Amid the frenzied scramble to divulge all of FTX’s dirty secrets, including where the fate of those $8 billion in stolen client funds which were handed over to Alameda ahead of the largest crypto exchange bankruptcy in history, there is one topic that the company’s new CEO (and one-time Enron liquidator) John J. Ray wants to keep under wraps: the identity of its creditors (and FTX clients).
Consider the following curious sequence of events that developed over the past week (conveniently summarized by the FT’s Kadhim Shubber): on Monday, FTX said that it will file a list of its top 50 creditors “on or before November 18”).
“and that no one may buy or sell except one who has [a]the mark or the name of the beast, or the number of his name.” Rev. 13:17
Just one day later, in John J. Ray’s Affidavit in Support of First Day Motion, FTX revealed that this may be a problem since “the Debtors are unable to create a list of their top 50 creditors that includes customers without access to the data repositories at issues.”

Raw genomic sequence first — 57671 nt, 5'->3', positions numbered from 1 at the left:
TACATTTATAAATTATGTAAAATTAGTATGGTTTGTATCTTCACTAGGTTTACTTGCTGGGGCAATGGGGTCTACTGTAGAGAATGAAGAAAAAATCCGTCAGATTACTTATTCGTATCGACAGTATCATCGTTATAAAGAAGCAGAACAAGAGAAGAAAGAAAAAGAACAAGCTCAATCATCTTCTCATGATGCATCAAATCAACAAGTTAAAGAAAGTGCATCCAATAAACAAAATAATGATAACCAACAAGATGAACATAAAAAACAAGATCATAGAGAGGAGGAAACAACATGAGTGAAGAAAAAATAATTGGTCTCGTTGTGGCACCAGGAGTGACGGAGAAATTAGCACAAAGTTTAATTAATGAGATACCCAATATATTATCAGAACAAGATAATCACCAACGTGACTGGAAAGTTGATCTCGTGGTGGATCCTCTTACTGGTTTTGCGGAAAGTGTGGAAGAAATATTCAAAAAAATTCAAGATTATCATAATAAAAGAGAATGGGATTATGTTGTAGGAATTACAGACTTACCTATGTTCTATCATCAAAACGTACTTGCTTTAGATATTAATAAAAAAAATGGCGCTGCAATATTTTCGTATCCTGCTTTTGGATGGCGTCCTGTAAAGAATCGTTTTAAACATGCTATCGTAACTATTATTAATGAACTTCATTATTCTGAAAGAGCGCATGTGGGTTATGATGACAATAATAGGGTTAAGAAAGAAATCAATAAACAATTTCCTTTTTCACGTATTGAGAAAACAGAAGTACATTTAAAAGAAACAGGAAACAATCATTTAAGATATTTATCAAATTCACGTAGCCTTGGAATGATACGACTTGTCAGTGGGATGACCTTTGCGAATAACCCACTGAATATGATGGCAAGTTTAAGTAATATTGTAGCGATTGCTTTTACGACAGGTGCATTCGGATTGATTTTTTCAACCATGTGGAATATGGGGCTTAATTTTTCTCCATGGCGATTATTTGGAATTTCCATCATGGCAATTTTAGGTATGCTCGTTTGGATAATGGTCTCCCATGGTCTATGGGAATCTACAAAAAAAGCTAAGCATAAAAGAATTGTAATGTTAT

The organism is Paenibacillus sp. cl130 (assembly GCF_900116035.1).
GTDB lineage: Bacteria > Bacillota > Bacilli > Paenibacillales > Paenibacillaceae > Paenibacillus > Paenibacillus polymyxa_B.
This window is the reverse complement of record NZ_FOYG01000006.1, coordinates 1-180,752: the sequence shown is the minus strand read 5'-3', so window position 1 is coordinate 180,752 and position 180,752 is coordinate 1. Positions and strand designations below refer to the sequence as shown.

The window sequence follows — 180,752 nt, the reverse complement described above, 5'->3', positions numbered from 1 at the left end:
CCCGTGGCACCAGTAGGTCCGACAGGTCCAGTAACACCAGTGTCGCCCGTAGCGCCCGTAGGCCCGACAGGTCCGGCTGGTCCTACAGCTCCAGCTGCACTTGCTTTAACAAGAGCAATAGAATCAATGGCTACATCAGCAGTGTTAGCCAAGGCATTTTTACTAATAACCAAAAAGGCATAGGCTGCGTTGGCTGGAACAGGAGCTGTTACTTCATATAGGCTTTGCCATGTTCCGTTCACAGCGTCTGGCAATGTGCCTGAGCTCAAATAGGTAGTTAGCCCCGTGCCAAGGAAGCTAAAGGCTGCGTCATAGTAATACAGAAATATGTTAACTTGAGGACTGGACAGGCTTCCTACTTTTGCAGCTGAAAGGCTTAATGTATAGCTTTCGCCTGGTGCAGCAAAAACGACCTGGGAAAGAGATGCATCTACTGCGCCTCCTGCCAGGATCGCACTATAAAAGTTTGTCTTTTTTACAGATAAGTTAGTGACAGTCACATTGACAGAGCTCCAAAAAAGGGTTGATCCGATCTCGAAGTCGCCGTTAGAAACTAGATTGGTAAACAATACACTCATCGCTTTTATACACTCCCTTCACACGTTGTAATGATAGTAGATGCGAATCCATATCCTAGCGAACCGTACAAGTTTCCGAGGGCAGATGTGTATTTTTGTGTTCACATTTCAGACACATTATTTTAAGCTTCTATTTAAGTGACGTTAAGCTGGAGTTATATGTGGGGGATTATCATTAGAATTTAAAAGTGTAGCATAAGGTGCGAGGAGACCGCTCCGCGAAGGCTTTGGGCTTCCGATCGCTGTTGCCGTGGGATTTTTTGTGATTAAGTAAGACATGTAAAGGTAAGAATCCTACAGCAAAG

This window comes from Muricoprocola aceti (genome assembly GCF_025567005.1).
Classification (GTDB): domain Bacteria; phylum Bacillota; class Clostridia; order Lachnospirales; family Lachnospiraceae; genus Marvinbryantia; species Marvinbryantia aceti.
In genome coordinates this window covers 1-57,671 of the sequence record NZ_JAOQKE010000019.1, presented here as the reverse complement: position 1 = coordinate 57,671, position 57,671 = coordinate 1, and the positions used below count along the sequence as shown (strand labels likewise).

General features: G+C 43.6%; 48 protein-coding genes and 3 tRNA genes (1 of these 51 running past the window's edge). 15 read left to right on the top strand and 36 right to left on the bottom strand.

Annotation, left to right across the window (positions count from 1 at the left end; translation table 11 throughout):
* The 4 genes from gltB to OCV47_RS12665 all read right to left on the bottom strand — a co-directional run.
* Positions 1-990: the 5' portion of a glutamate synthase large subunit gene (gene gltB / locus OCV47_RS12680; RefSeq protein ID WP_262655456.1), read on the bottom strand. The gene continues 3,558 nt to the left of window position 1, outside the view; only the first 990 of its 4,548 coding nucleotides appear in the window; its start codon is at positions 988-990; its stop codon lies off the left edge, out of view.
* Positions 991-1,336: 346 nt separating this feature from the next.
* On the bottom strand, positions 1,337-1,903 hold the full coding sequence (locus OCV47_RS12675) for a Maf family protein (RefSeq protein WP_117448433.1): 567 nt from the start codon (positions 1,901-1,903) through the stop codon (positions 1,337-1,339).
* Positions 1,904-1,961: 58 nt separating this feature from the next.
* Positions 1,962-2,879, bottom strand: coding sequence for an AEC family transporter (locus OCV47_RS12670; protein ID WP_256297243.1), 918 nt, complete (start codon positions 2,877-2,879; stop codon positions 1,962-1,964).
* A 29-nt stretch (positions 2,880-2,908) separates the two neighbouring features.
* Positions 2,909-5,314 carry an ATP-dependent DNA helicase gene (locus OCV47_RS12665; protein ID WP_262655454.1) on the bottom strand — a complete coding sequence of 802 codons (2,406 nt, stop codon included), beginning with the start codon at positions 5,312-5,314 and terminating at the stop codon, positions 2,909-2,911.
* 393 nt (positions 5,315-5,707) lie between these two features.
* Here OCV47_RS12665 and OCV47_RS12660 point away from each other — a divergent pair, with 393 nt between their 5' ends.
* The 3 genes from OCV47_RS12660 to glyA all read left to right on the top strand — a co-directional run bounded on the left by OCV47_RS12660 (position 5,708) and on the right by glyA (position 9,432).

Fast forward to Saturday when in a surprise twist, the Enron liquidator is now asking the judge to keep the names of the company’s creditors and customers (which we assume have been identified), confidential in order to “protect the estate or any entity in respect of a trade secret or other confidential research, development or commercial information.”
In retrospect, considering that FTX previously estimated that it has over 1 million creditors – which ostensibly includes all clients of the FTX brokerage from the smallest mom and pop investors to massive Chinese money laundering whales – this is probably not all that surprising, although it will be interesting to see how Judge John Dorsey, who is the appointed Delaware Bankruptcy Court judge on the FTX bankruptcy, will rule on November 22, 2022 at 11:00 a.m. (at Courtroom #5 on the 5th floor at 824 North Market Street in Wilmington) when the First Day hearing takes place.
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